As part of our series about the “Five Things You Need To Be A Highly Effective Leader During Turbulent Times,” we had the pleasure of interviewing Todd Baldwin.
Todd Baldwin, known on CNBC as the Millennial Millionaire, is an American entrepreneur, investor, and real estate enthusiast. He lives in Seattle, Washington with his wife Angela where the two of them have amassed a House Hacking and Airbnb Empire. He is using the knowledge he has learned in these endeavors on his YouTube channel to help others build wealth and gain financial independence.
Thank you so much for your time! I know that you are a very busy person. Our readers would love to “get to know you” a bit better. Can you tell us a bit about your ‘backstory’ and how you got started?
Unfortunately, my story is not uncommon. I was raised by a single mother who struggled every day to put food on the table for three kids. Seeing my mom worry tirelessly about finances led me to decide at 12 years old that someday I would become a millionaire.
By the time I was 22, I was making 6 figures working in sales, and I used every last penny to buy real estate. Today at 29, I’m bringing on $1.4 million per year.
Can you share a story about the funniest mistake you made when you were first starting? Can you tell us what lessons or ‘take aways’ you learned from that?
One time the HR director emailed the entire office that she would be out of town on a vacation to Australia. I hit “Reply All,” and I said, “Oh you’re going down under to see the kangaroos? Put another shrimp on the barbie!!” I clicked send. It was at that point I realized the HR director didn’t say she was going to Australia. She said she was going to Austria….I was mortified.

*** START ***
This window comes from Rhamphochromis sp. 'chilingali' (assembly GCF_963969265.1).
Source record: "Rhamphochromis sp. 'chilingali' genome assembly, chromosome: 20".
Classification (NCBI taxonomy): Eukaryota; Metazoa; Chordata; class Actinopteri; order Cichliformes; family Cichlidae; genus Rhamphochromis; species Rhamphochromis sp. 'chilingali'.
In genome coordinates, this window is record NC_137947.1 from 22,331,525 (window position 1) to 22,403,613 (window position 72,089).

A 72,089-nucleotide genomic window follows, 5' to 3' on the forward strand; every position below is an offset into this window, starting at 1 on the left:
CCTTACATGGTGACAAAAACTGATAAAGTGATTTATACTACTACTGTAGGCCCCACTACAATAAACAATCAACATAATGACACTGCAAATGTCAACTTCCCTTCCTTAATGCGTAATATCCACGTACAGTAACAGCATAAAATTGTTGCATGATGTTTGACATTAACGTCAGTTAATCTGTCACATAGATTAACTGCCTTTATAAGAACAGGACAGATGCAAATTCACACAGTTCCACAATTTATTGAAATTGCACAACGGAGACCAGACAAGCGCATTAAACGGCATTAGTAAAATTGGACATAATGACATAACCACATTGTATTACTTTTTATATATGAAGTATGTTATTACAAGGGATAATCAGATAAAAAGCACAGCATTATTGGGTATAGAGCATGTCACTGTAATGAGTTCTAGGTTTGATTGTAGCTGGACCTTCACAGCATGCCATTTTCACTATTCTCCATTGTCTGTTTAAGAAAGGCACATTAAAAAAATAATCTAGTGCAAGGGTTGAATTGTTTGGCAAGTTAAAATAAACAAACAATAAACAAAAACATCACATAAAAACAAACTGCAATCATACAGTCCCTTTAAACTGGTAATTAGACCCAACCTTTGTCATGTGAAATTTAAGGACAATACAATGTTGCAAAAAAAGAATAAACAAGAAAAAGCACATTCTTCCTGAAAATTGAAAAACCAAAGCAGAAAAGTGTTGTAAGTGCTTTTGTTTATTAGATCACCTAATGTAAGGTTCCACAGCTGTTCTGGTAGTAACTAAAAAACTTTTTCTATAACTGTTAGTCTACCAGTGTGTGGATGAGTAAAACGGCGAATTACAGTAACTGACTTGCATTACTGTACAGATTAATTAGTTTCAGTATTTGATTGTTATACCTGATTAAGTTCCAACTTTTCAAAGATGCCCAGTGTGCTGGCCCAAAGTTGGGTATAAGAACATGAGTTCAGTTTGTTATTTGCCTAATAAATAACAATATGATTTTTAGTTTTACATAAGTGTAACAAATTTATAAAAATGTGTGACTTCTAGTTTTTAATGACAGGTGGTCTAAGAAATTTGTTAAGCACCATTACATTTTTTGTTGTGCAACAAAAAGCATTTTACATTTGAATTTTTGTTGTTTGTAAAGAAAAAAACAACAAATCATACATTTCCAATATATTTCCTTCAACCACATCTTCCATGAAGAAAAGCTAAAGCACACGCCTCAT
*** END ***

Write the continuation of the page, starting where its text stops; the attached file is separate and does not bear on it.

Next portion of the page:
None of us are able to achieve success without some help along the way. Is there a particular person who you are grateful towards who helped get you to where you are? Can you share a story?
I would like to thank my mother, Sandra Ramsey, for instilling a work ethic in me that helped me become a multi millionaire in my 20s. I saw her work incredibly hard as a kid, and that same tenacity has served me well. I would also like to recognize my wife’s dad, Scott Hansen, for all of his wisdom and encouragement throughout my career. He always has great advice and can act as the voice of reason if an opportunity seems too good to be true.
Extensive research suggests that “purpose driven businesses” are more successful in many areas. When your company started, what was its vision, what was its purpose?
My wife and I set out to solve the housing crisis in Seattle WA. Seattle is a really expensive market, and we wanted to provide safe, affordable housing that was nice. We have served 150 tenants in total.
Thank you for all that. Let’s now turn to the main focus of our discussion. Can you share with our readers a story from your own experience about how you lead your team during uncertain or difficult times?
Treat your team with respect. Right now there is a labor shortage. People don’t want to go back to work. My company however isn’t having any sort of labor problem. It’s because we pay our people well, we treat them with respect, and we let them choose their schedule.
Did you ever consider giving up? Where did you get the motivation to continue through your challenges? What sustains your drive?